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Property Law Journal: 11 February 2013
John Starr

When is a contractor under an obligation to warn of a dangerous or defective design? John Starr examines recent case law on the issue

In ‘A word of warning for project managers’ by Lauren Thomson (PLJ299, 5 November 2012, p10), we saw how, in the case of The Trustees of Ampleforth Abbey Trust v Turner & Townsend Project Management Ltd [2012], a project manager was found to be liable to the client in damages for his failure to procure an executed building contract from the contractor. The striking thing in that case was that, from commencement to completion, the works were carried out by the contractor under letters of intent that the project manager arranged for the client to issue from time to time. The intended building contract mentioned in the letters of intent was only executed long after the works had been completed and, even then, on terms agreed at mediation that excluded any entitlement on the part of the client to liquidated damages for delay. The client claimed against the project manager damages for professional negligence. It alleged that, if the project manager had acted with the care and skill reasonably to be expected, it would have procured the contractor’s execution of the building contract before the works were completed and that, in those circumstances, the contractor would have been liable to pay liquidated damages for delay and the client would have achieved a more advantageous outcome of the dispute with the contractor. The court found the project manager liable for considerable damages.

Jason Towell discusses the government’s recent announcement that it intends to bring in permitted development rights for a change of use from offices to residential

In late January the Department for Communities and Local Government (DCLG) announced the intention to bring into force permitted development rights enabling a change of use from B1(a) offices to C3 residential without express planning permission. This follows a period of uncertainty when it was unclear whether government thinking was that this was a good or a bad idea. The government clearly now thinks it is a good idea with the new permitted development rights to be brought into force in Spring 2013. The new permitted development rights allowing the change of use without express planning permission will initially be for a limited period of three years.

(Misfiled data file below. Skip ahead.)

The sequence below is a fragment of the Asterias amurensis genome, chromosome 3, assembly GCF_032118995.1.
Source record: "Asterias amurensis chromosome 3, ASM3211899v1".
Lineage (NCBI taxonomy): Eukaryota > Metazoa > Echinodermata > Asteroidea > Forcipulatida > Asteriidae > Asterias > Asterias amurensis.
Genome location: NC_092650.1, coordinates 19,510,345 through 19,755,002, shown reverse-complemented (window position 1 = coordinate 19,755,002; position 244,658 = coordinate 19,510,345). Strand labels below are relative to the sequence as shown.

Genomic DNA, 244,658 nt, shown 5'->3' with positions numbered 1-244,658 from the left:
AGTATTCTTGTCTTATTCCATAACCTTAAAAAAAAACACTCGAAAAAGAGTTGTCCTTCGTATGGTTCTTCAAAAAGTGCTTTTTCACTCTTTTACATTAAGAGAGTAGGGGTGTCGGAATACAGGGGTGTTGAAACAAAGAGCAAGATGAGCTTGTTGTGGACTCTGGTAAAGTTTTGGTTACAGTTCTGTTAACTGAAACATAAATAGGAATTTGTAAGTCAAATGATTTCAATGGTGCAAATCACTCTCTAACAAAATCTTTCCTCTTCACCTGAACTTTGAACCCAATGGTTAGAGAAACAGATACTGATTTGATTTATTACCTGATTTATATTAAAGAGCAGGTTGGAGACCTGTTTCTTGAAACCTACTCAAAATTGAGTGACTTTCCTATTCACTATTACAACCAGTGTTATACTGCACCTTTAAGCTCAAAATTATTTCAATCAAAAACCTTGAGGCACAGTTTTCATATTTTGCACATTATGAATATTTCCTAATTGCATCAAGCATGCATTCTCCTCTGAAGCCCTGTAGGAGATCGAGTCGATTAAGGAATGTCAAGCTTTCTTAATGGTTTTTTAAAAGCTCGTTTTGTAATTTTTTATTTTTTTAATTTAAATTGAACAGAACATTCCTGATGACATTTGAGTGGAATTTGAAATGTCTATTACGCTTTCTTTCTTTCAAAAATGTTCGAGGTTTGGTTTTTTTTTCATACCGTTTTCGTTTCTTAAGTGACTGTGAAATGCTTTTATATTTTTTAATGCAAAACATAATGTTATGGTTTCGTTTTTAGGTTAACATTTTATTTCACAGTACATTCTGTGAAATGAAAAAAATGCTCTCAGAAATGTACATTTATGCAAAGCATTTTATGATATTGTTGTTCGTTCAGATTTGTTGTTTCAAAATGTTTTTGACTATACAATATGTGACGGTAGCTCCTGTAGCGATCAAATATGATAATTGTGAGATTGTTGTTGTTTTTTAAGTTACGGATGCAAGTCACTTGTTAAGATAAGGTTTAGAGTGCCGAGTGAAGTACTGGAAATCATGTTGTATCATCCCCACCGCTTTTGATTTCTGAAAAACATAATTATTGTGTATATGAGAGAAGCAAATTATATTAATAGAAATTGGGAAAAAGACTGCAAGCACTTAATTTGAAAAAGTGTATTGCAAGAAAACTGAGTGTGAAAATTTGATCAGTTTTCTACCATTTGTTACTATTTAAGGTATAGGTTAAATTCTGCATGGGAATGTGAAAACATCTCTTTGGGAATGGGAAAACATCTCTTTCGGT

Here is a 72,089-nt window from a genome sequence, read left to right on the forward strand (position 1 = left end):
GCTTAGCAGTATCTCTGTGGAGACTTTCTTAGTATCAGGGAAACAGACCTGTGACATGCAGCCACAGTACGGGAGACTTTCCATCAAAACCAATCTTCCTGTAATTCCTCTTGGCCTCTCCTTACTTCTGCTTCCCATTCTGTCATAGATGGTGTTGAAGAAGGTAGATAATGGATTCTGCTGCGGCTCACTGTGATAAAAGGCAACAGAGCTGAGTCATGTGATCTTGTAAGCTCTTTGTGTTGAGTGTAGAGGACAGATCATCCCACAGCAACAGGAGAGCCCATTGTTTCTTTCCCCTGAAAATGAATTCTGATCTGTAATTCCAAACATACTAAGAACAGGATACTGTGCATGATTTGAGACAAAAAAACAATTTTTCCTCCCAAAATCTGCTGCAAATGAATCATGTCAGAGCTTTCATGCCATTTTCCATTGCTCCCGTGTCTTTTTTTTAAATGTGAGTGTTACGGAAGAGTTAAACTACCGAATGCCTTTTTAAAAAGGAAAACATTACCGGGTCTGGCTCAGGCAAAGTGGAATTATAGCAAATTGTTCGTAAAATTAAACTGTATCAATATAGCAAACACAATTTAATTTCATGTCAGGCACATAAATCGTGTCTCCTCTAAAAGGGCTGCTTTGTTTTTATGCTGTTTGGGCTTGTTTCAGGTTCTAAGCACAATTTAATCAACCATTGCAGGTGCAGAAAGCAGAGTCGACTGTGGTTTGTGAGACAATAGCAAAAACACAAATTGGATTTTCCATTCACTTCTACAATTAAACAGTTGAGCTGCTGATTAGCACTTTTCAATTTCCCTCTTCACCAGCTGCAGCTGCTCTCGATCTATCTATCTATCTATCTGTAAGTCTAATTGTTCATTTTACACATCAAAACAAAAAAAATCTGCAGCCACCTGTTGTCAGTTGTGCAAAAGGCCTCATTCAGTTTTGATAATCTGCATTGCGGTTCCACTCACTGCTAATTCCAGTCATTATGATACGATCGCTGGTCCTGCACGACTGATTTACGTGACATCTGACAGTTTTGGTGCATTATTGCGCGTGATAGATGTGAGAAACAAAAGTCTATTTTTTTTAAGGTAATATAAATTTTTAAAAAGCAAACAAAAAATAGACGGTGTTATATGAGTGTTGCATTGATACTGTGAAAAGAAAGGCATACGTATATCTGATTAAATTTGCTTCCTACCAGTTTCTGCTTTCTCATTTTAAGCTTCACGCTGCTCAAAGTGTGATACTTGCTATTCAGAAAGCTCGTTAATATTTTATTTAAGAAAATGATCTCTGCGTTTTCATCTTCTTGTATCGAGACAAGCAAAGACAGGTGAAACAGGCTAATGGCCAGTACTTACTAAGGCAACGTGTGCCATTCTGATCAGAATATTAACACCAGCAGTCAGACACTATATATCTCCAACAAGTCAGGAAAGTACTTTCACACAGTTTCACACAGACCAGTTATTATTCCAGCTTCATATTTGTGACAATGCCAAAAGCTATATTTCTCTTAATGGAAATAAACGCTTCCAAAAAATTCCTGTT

Raymond Cooper highlights the potential problems with including an indemnity covenant in a lease that provides a remedy for breach of the tenants’ own covenants

A covenant by a tenant under a lease to indemnify the landlord should (if included at all) be limited to third-party liabilities incurred by the landlord as a result of the tenant’s failure to comply with specifically identified existing liabilities. It should not provide another remedy for the landlord, alternative to the landlord’s right to damages, for breach of the tenant’s own covenants.

Nabarro LLP

Rob Bruce reviews the impact of the CIL to date

The first community infrastructure levies (CIL) have been in effect for a little over a year. Therefore, it seems appropriate to review the impact of CIL over the past 12 months. Developers, landowners, planning authorities and others will be interested in progress so far:

Jon Dickins rounds up recent case law on the vexed issue of interpreting break clauses

Life is full of uncertainty and, in a competitive commercial property market, tenants want as much flexibility as possible in their leases.

Brabners LLP

Rachel Watkin assesses the practicalities of alienation provisions and AGAs in the current economic climate

Blockbusters, Jessops, JJB Sports, HMV, Peacocks… it seems like barely a few weeks go by without yet another high street retailer getting into financial difficulties. Of course, the business itself hitting a rocky patch does not mean that any particular retail unit or shop is not profitable in itself, or that the lease or premises is not desirable to a new tenant. In the current economic climate we are often seeing businesses, perhaps in financial difficulties, or those who simply wish to offload a few of their shops to rationalise their business, wishing to extract themselves from leases of premises.

A recent decision has extended a landlord’s duty to consult on proposed works. David Haines and Tanya Pinto explore the implications

It has long been established that landlords of residential premises (or mixed use premises) must ensure that they comply with the terms of the residential leases and with legislation governing service charges. Any failure to comply with lease terms and the relevant legislation will prejudice a landlord’s ability to fully recover service charge expenditure from lessees.